By Robert Rowley, MD
A recent article in The Commonwealth Fund blog, “Envisioning a Digital Health Advisor,” raises the question of being able to use smartphone apps to get real-time, accurate and personalized guidance for health concerns. While one can envision the convenience, affordability and peace of mind that would result from their use, such services face a number of hurdles before they become reality. As a result, the “digital revolution” has not yet greatly affected most people’s interactions with the health care system.
These challenges fall into two main categories: fiscal/policy and technology.
Fiscal and policy issues. In a fee-for-service environment, the only way that healthcare practitioners get paid is to have face-to-face encounters with patients. This creates heavy bias against promoting technologies that streamline non-face-to-face interactions. However, as we move away from that model and more towards value-based care, where global risk-based payments are made to delivery organizations (hospitals, patient centered medical homes, accountable care organizations, etc.), then there is more incentive to use new technologies that reduce unnecessary in-office encounters. In such an environment, face-to-face encounters are actually a cost center, not a profit center, and positive health outcomes of populations are rewarded.
We are not yet in a fully value-based environment. Fee-for-service remains dominant, though this will be changing over the next few years, hurried along by the seismic shifts in physician reimbursement policy announced by the Federal government in its draft MACRA rule. Aligning the way that healthcare is paid for with technologies that facilitate self-care and improved care – that is what is needed from a fiscal and policy perspective in order for Digital Health Advisor-style technologies to flourish.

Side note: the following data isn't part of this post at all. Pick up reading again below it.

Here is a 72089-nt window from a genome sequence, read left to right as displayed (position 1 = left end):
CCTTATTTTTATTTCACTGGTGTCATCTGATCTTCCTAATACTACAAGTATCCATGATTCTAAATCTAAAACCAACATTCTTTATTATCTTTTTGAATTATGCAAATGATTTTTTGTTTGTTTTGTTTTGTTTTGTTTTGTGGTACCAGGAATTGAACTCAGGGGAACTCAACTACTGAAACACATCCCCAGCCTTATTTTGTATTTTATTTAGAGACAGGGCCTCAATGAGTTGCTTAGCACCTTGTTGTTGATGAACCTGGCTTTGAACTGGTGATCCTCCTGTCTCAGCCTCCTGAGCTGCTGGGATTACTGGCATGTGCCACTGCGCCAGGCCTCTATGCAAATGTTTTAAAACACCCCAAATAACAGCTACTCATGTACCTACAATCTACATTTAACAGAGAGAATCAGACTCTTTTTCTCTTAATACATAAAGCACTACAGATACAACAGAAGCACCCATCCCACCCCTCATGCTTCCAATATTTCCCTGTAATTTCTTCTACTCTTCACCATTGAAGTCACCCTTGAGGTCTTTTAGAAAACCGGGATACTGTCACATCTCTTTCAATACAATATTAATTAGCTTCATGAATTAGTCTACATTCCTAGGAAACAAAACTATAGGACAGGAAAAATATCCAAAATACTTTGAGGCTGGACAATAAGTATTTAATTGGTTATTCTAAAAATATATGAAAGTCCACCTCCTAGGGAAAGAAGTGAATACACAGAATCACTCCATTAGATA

Technology issues. The biggest technical barrier to achieving this vision is the state of health data. Created by legacy Electronic Health Records (EHR) systems, health data is largely fragmented into institution-centered silos. Sometimes those silos are large, but they are still silos. Exchanging individual records between silos, using increasingly standardized vocabularies (code sets) and message formats (ADT messages, C-CDAs, even FHIR objects), is where much current effort is being spent. But that does not solve the problem of data fragmentation.